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Math Help - Transitive subgroup

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    Transitive subgroup

    Let G be a transitive subgroup of S_n where n>1. Show that G contains a permutation without fixpoints, i.e., where all cycles has length >1.
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    Quote Originally Posted by peteryellow View Post

    Let G be a transitive subgroup of S_n where n>1. Show that G contains a permutation without fixpoints, i.e., where all cycles has length >1.
    that's a quick result of Cauchy-Frobenius lemma (wrongly known as Burnside's lemma). let X = \{1,2, ... , n \}. since G is transitive, the number of orbits is 1. so we must have |G|= \sum_{g \in G} |X^g|.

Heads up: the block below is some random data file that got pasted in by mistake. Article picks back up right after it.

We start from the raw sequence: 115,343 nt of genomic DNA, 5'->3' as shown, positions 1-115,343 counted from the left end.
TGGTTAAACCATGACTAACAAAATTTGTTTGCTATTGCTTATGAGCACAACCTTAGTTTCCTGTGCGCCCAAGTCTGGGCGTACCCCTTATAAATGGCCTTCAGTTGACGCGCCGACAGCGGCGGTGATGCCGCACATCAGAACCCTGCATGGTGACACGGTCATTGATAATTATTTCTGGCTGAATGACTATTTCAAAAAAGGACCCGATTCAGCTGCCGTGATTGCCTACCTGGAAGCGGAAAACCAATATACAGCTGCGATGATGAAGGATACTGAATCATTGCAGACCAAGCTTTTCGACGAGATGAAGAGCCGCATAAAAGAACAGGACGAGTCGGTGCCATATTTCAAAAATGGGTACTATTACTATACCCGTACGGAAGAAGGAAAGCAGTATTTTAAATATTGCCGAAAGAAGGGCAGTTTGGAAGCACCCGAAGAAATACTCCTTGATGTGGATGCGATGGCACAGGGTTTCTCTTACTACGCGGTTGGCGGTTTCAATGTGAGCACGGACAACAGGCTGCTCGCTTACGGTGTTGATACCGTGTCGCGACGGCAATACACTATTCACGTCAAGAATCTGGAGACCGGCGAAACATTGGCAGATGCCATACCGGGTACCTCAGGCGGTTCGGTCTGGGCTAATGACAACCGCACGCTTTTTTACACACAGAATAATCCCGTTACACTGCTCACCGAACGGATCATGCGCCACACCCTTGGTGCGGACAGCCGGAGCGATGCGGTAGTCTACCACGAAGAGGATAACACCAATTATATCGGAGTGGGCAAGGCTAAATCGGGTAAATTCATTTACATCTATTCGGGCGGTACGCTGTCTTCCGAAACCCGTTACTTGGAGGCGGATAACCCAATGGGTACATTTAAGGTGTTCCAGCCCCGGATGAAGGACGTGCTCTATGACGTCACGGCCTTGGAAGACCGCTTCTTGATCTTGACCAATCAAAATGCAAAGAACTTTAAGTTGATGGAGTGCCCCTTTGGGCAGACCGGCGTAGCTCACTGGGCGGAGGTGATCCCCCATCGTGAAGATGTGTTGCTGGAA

let \iota be the identity permutation. we have X^{\iota}=|X|=n > 1. if for every g \in G: \ |X^g| \geq 1, then |G| > \sum_{g \in G} 1 = |G|. contradiction! so there exists g \in G such that |X^g|=0. Q.E.D.
    Last edited by NonCommAlg; April 1st 2009 at 10:13 AM.
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    Quote Originally Posted by NonCommAlg View Post
    since G is transitive, the number of orbits is 1.
    How do you have thet number of orbit is 1.

    Quote Originally Posted by NonCommAlg View Post
    |G| > \sum_{g \in G} 1 = |G|. contradiction!
    How does this follow?
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    Quote Originally Posted by peteryellow View Post
    How do you have thet number of orbit is 1.
    Because it is transtive. Two elements are in the same orbit if and only if y=gx, since the group is transitive it means for any x,y there is g so that y=gx. Hence all elements are in the same obrit.

    How does this follow?
    Because |G| = \sum_{g\in G}|X^g| , \sum_{g\in G} |X^g| > \sum_{g\in G}1 (just see what happens for g=e). But \sum_{g\in G}1 = |G| and so |G| > |G|.
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    Thanks NoncommutativeAlgebra and PerfectHacker.
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